Some freshmen who study at New River Community College will live and experience Radford University campus life through an expansion of a partnership between the schools.
The RU Bridge program will focus on selected high school students who aren’t accepted to RU. They will be offered entrance into the program so they will be involved in nearly every aspect of RU student life, such as clubs and organizations, support services, and athletic events.
Those admitted will be judged on a case-by-case basis, according to university officials. A set number of participants has not been determined.
Bridge students will work closely with advisers from both schools to “map out” their goals and plans for success, according to President Brian Hemphill. Students who may need developmental coursework will receive extra help weekly in subjects like English and math, and students will have access to tutors at both institutions.
Students will be required to complete 21 credits and have a minimum 2.0 GPA in order to begin classes at Radford for their sophomore year. Additionally, students must live in university housing the first two years of the program. After year two, bridge students receive an associate’s degree from NRCC as they continue toward a four-year bachelor’s.
The cost of the program for the first year — NRCC tuition, housing, dining and RU fees — is $17,680, more than $3,000 less than the cheapest plan for regular Radford freshman. Participants will pay regular RU costs beginning in the second year. Bridge students are considered RU students for financial aid purposes, according to the outline.
Transportation from RU to NRCC will be provided by Radford Transit, which is adding the Dublin campus as a regular route throughout the school day.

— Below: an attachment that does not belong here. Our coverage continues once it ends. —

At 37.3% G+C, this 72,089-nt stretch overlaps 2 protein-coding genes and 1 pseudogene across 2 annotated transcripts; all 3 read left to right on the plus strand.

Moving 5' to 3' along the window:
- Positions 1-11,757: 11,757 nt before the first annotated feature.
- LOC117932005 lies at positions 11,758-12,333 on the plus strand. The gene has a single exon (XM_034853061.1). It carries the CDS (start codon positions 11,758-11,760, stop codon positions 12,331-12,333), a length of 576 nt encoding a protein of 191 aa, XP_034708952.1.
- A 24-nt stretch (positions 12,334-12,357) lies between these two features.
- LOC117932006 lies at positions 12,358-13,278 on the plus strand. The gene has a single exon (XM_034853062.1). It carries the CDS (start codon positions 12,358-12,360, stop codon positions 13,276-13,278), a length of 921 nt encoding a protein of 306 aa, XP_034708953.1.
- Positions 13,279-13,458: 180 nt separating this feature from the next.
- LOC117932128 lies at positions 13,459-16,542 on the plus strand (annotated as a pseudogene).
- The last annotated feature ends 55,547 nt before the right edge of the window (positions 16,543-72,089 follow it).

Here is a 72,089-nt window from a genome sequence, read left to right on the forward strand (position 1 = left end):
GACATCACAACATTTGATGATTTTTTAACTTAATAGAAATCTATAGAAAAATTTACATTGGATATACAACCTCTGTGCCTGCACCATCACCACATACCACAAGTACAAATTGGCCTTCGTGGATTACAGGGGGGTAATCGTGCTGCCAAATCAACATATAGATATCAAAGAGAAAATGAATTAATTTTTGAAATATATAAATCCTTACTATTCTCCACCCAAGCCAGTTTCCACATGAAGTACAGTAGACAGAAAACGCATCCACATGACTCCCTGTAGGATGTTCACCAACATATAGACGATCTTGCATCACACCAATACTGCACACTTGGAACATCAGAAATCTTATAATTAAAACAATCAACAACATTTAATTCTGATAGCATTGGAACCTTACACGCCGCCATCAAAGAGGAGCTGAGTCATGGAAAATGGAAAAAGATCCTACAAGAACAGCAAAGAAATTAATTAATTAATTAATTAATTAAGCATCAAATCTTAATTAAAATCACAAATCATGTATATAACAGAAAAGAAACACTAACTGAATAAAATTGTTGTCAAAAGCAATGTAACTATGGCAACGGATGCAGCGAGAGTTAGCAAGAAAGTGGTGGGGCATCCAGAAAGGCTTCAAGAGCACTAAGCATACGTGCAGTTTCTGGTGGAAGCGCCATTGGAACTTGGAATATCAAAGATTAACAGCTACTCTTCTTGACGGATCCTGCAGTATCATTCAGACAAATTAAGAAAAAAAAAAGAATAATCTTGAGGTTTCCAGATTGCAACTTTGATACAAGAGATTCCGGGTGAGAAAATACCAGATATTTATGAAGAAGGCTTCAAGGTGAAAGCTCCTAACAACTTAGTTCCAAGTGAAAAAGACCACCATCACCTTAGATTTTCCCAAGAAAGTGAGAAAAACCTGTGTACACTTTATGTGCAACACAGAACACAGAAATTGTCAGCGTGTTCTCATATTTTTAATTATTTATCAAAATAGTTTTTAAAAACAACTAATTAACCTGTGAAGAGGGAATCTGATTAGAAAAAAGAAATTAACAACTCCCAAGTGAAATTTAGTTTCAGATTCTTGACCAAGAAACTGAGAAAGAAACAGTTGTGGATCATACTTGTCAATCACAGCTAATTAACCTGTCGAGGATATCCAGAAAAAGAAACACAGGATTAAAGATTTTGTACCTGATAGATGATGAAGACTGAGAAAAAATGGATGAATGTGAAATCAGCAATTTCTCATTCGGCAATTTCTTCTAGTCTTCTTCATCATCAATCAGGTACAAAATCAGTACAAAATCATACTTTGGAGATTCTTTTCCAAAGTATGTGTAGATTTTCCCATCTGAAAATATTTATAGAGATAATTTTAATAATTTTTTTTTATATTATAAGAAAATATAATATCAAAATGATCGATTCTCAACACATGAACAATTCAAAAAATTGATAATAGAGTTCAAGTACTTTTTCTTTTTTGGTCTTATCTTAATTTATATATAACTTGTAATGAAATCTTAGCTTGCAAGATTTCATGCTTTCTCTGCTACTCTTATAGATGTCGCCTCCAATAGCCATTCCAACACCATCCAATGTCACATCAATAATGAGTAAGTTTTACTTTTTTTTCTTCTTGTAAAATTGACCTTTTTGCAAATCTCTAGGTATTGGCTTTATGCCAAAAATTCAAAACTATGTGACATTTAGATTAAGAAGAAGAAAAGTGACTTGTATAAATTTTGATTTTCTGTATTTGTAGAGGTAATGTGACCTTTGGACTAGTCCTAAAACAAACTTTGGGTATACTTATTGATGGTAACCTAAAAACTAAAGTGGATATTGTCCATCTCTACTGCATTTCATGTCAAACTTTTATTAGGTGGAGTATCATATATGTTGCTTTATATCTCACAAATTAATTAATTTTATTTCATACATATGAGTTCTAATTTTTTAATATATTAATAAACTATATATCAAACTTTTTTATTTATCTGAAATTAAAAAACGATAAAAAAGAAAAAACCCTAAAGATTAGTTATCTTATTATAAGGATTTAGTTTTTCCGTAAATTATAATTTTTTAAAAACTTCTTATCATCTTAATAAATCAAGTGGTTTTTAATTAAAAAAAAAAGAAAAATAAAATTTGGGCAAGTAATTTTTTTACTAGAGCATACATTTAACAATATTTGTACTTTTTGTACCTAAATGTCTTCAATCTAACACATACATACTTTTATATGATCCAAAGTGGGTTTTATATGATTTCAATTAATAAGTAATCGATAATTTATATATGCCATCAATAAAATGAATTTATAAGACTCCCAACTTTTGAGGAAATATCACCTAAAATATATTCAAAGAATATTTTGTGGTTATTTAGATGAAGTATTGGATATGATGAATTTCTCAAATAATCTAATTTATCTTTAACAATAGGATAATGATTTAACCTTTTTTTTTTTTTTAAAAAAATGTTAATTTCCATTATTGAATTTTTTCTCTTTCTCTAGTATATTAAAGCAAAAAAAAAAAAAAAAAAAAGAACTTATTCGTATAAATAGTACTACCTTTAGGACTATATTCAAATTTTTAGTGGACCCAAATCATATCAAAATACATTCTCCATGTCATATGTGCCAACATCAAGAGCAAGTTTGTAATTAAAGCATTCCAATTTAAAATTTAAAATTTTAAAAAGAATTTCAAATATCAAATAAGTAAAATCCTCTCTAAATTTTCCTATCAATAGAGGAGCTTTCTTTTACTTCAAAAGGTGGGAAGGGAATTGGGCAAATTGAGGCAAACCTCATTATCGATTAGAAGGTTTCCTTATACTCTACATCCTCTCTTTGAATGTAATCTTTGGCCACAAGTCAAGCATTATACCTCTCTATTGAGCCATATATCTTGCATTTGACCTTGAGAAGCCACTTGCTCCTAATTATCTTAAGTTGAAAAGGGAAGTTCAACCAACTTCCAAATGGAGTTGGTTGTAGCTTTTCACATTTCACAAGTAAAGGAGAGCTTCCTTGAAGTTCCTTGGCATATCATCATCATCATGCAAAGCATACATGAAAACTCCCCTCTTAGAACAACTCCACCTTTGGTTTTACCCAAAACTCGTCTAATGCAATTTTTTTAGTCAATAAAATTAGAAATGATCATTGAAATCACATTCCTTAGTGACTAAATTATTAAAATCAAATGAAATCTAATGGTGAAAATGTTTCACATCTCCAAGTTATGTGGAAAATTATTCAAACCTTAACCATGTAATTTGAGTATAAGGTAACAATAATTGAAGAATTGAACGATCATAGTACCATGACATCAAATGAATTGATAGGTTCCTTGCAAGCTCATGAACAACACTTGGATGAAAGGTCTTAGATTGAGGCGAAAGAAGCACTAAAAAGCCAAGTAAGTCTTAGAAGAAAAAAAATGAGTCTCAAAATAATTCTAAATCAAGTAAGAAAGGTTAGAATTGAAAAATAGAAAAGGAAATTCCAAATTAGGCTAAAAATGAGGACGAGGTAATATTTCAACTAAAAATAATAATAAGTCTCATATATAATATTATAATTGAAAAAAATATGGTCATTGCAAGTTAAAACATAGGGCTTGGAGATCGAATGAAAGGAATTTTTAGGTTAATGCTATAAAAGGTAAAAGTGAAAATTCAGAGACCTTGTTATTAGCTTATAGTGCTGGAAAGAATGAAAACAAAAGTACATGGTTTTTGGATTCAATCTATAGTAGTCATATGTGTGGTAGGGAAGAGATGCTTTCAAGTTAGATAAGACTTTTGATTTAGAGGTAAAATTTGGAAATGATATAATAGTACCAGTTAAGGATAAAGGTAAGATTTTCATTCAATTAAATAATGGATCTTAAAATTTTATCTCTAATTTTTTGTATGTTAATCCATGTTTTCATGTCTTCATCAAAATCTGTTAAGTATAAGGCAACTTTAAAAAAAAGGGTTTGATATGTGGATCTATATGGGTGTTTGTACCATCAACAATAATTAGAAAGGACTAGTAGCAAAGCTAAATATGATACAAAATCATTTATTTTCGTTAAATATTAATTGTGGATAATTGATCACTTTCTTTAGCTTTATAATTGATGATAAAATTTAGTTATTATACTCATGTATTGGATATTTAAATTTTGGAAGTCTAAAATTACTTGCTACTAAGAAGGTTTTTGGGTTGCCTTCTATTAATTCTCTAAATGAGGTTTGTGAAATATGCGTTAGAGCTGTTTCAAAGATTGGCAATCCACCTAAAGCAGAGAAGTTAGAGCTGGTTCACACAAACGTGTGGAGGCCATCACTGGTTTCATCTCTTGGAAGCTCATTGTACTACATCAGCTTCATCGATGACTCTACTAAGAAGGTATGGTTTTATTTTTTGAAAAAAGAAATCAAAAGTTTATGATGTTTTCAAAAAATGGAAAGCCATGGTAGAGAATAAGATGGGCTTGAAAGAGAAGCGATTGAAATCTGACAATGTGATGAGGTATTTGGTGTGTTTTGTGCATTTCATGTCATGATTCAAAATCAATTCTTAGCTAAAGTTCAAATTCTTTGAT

Hemphill said the program will soon be detailed through its own page on RU’s website, but some applicants will be offered the new option when the first denials are sent out in January.
He believes those that choose to participate will be successful.
“Many are close to the admission standard, so we believe they will do really well under this model,” Hemphill said.
“It’s all about student success,” said New River Community College President Pat Huber. “Some students just have to take that first year a little easier.”
While the model is the first of its kind in the state, Hemphill said, schools like Clemson and Coastal Carolina have successful partnerships with its neighboring community colleges, which were used to help model the partnership with NRCC.
Huber and Hemphill said there are not any enrollment goals at this time as there are no other programs in the Commonwealth to use as a benchmark. Clemson has roughly 2,000 students in its bridge program, Hemphill said.
Clemson has nearly double the total enrollment Radford does — 24,000 to approximately 12,000, respectively.
The Clemson bridge number gives Hemphill reason to believe it will work at Radford, he said.
“If we have 25 students a year, that would be a great success,” he said.
The bridge program is part of an ongoing growing partnership between RU and NRCC. Hemphill said the first phase was guaranteeing all credit from NRCC transfer to RU, as students transferring from community colleges to four-year schools tend lose 13 credits on average.
Additionally, NRCC has an office on its campus where students can regularly meet with advisers from Radford.
Hemphill is confident this program is just the latest in a lasting partnership.
“I’m sure we’ll do something after this,” he said.